Telkwa byelection: The candidates weigh in on village’s pandemic response

Voting takes place Saturday from 8 a.m. to 8 p.m. at the community hall

From left: Erik Jacobsen, Klaus Kraft and Dave Livesey are running for Telkwa councillor in a byelection coming up on Feb. 27. (Interior News composite photo)

From left: Erik Jacobsen, Klaus Kraft and Dave Livesey are running for Telkwa councillor in a byelection coming up on Feb. 27. (Interior News composite photo)

COVID-19 has dominated virtually every aspect of life for the past 11 months.

For municipalities it has meant modifying the way they conduct business and a reduction in revenue.

To offset financial problems, the provincial government established its COVID-19 Safe Restart Grants for Local Governments program. As part of that program, Telkwa received $602,000 of which the village has only spent a small amount on computer technology and modifications to the village office in direct response to public health orders.

The money comes with very few strings attached, the province mostly leaving it up to municipalities as to what their greatest pandemic-associated needs are.

Debbie Joujan, the village’s CAO said discussions on spending the rest of the funding will begin March 9 during a Committee of the Whole meeting to start budget deliberations.

At that point, Telkwa will have a new councillor following a byelection scheduled for Feb. 27. All of the candidates said they are satisfied with the way the current council has handled the pandemic response.

“The village is doing the best as it can,” said Klaus Kraft.

Erik Jacobsen was impressed council held off on spending the COVID relief funds.


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“I believe the Village has made an excellent decision not to spend any more money than has been decided on,” he said. “I will also like to compliment them on wait for any further spending until the whole budget meeting on March 9.”

Dave Livesey felt council was wise to follow the provincial lead.

“The Village has followed the directives of the provincial government,” he said. “They have installed some plexiglass barriers in the reception area and are following mask, hand sanitizing and tracing protocols. Council meetings are now held via Zoom. I think this is an appropriate response, as the Province has the scientific know-how to make the best calls.”

Of the three candidates only Livesey had a very specific idea in mind for spending the relief money.

“I think it should be used to build some infrastructure which has a medical or health care focus,” he said. “It will require some collaboration with Northern Health and other groups such as Search and Rescue or Emergency Preparedness to determine what is the best format, but I think something like a nursing station could be built with that much money.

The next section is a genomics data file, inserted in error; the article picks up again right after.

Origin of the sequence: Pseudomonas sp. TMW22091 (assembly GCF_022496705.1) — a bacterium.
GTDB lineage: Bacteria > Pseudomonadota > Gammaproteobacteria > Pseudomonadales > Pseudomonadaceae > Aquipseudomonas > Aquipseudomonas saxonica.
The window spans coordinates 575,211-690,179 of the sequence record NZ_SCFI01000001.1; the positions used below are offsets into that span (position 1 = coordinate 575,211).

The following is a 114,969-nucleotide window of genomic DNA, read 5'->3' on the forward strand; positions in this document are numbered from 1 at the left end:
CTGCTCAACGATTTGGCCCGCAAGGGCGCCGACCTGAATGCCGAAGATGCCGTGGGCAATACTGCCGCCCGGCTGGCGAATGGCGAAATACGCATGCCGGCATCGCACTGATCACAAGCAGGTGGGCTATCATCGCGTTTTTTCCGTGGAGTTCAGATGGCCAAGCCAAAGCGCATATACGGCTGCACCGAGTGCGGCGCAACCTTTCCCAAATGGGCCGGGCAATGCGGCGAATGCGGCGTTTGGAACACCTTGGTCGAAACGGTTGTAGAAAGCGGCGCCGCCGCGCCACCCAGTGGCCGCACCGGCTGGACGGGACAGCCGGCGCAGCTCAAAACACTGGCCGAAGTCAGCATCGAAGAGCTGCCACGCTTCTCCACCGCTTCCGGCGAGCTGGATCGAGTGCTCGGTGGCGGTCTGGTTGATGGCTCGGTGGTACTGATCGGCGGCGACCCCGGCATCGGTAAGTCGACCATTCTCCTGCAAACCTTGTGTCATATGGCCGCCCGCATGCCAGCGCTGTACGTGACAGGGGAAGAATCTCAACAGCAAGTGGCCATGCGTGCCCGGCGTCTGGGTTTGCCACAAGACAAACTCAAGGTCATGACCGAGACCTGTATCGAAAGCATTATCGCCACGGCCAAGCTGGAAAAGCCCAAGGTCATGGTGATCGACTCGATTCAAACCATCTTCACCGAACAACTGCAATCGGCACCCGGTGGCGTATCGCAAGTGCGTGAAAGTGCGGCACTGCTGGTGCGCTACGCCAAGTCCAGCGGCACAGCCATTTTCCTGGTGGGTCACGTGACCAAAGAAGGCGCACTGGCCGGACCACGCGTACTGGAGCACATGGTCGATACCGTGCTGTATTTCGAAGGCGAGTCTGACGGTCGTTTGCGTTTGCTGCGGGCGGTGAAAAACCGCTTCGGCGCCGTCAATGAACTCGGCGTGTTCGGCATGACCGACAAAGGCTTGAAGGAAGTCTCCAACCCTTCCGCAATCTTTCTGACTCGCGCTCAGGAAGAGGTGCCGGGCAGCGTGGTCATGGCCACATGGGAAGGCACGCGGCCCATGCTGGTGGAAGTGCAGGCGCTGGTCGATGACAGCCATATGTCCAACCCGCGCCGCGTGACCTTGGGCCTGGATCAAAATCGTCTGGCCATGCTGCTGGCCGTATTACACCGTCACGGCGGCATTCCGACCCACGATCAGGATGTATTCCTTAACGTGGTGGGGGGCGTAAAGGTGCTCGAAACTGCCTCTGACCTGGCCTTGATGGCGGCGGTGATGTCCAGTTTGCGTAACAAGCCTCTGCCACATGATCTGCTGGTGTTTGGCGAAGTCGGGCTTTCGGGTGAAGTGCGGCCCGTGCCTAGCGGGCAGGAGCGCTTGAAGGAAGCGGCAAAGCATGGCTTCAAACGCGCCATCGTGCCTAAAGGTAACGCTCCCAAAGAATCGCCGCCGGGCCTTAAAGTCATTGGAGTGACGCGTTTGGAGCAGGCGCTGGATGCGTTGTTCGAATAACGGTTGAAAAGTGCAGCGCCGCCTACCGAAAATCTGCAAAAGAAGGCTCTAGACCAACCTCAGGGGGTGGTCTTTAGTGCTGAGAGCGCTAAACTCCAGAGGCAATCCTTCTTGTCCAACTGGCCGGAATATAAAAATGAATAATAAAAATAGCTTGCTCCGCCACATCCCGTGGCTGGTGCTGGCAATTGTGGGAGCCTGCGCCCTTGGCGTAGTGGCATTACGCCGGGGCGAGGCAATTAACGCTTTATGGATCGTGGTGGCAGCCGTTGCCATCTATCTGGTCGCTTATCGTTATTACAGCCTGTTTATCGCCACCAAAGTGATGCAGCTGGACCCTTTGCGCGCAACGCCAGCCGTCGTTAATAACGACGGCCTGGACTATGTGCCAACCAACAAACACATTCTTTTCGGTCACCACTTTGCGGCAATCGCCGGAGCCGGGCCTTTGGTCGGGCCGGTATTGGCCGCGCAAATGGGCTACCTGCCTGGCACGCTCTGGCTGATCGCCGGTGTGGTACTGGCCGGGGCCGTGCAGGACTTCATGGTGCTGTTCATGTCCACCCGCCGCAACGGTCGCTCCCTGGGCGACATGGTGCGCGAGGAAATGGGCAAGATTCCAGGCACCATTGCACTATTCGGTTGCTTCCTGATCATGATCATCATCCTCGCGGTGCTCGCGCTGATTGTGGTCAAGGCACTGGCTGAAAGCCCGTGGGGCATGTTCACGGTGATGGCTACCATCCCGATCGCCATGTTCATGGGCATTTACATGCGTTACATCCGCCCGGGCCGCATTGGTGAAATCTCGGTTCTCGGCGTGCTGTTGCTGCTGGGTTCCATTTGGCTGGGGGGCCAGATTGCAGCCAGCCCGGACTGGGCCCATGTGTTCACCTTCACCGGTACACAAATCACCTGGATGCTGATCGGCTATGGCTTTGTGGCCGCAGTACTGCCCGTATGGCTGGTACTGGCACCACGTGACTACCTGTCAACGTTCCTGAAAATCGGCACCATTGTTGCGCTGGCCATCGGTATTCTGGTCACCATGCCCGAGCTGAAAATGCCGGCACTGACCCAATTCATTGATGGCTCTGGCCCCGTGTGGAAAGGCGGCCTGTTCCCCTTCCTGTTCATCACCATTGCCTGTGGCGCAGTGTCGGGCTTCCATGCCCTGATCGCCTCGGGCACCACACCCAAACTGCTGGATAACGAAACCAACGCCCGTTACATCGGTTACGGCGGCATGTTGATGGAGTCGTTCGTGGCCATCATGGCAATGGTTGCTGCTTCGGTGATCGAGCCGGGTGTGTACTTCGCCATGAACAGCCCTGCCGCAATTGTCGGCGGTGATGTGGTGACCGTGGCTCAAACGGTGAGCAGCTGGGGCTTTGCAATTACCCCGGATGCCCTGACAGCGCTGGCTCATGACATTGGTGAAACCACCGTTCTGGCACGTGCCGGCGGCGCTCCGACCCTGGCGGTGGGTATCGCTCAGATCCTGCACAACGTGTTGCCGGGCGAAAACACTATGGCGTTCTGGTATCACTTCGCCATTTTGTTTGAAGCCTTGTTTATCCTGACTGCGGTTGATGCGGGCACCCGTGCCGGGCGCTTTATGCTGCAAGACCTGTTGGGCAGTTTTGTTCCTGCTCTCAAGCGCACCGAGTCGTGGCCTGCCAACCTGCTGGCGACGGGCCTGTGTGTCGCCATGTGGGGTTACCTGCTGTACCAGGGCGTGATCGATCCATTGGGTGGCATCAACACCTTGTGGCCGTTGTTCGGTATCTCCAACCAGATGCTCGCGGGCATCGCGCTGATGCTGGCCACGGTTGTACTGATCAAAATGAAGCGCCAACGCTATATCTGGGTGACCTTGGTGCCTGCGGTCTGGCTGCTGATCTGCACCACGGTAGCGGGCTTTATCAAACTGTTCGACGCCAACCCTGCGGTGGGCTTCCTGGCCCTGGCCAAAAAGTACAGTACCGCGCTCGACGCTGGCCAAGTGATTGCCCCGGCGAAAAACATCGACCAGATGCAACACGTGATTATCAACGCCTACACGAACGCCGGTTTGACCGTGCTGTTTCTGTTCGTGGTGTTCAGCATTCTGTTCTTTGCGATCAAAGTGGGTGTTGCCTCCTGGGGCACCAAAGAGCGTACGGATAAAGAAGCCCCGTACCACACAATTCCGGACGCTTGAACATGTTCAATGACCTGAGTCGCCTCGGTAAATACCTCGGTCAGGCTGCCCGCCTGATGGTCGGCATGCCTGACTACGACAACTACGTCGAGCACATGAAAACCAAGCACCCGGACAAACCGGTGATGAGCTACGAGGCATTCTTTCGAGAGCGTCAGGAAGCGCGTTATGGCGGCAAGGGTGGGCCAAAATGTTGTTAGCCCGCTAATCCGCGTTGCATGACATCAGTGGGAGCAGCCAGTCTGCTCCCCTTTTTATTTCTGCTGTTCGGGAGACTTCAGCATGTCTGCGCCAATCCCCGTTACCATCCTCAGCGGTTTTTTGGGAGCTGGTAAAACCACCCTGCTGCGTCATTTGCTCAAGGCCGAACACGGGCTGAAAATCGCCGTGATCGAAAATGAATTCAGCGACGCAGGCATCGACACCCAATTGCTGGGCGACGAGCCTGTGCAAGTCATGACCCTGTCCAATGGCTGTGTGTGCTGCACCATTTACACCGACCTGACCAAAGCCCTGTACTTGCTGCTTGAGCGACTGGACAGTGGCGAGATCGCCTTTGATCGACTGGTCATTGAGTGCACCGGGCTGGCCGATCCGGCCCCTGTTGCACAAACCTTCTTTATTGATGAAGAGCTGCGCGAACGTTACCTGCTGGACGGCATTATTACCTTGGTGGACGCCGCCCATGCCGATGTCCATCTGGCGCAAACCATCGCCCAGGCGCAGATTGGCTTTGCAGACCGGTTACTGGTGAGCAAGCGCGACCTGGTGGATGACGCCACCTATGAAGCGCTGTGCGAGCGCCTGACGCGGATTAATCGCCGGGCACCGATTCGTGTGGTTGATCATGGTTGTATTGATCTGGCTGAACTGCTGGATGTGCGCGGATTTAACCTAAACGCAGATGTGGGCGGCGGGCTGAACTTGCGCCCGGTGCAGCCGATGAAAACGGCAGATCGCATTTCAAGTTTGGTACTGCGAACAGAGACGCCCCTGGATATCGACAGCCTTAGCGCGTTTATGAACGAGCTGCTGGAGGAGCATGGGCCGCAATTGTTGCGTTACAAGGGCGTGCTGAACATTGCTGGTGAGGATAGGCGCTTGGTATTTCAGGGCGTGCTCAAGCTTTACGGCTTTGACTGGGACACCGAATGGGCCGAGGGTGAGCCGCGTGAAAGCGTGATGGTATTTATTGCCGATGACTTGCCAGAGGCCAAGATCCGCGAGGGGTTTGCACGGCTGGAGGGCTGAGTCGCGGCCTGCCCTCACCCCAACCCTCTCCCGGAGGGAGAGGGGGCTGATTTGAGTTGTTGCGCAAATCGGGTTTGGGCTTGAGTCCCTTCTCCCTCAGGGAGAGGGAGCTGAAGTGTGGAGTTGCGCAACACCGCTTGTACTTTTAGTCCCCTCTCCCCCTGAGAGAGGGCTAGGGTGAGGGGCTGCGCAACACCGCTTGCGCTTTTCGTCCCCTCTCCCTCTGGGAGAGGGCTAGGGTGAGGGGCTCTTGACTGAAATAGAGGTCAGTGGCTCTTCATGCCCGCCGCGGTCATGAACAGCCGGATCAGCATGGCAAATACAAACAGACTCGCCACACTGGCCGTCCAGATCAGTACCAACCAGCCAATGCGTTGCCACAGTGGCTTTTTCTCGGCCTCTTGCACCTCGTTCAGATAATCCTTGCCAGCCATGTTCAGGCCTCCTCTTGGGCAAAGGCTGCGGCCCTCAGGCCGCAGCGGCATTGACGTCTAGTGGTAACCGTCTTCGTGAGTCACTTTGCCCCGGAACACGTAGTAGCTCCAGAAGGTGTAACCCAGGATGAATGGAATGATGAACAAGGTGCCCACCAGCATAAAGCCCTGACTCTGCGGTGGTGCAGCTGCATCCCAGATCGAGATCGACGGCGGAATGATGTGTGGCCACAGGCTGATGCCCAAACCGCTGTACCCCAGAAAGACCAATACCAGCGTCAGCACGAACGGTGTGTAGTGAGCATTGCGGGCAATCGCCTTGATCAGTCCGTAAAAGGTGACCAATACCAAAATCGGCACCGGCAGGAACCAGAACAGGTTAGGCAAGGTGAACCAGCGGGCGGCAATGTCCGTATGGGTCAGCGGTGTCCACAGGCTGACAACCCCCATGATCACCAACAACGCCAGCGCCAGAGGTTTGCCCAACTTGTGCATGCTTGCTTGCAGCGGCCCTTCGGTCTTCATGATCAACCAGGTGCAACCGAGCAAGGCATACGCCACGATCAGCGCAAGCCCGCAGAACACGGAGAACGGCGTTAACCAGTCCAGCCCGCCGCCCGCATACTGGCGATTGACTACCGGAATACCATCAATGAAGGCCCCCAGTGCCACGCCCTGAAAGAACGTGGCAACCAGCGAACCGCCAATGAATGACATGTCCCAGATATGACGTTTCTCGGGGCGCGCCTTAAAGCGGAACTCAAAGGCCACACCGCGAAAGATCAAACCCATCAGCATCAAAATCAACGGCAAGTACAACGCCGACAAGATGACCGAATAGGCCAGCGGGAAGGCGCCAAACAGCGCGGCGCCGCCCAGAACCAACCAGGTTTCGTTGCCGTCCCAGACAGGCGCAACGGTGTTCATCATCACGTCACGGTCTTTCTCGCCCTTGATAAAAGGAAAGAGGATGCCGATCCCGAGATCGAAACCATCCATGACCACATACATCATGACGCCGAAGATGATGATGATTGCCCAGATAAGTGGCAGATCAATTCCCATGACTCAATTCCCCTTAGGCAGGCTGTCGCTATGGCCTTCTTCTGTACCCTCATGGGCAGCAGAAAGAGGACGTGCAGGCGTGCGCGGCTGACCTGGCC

“It would not need to be staffed full-time, but having a medical-grade space available for vaccinations and emergencies could really benefit the area in the future. The space could be built as an addition to one of the firehalls or be a stand-alone structure, or even a mobile unit.”

Jacobsen took a more wait-and-see approach.

“As a councillor I would recommend that decision should be made with all parties involved, staff and the council present,” he said. “I do not know, presently, where the needs of that money are the greatest.”

Kraft was called away on business and was unable to provide a response.

Jacobsen and Livesey also weighed in on how the village should be preparing for the next emergency.

For Jacobsen, the key is in saving for the proverbial rainy day.

“Setting money aside to prepare for emergencies should be a must,” he said. “We never know when an emergency (will) arrive. The answer to the question, “how much and for an extended period” can only be determined by how long should we able to operate with no money coming in and how much money we require for that period of time.”

Livesey, on the other hand, wants the village to become more self-sufficient in the long-term.

“One of the key things Telkwa can do to prepare for future emergencies is to develop more services so that people can get what they need in the village if travel restrictions are put in place,” he said. “This is a long-term strategy involving encouraging new businesses to move here.”

In the meantime, he also had some thoughts on short-term preparedness for the current pandemic.

“In the short term, the Village needs to be thinking about making a space available for vaccinations, and about educating people around virus containment precautions and emergency preparedness,” he said. “There are already pamphlets about these topics at the village office, but they could be placed at other places in the area as well, to help get the message out there.”

General voting will take place Saturday between 8 a.m. and 8 p.m. at the Telkwa Community Hall.

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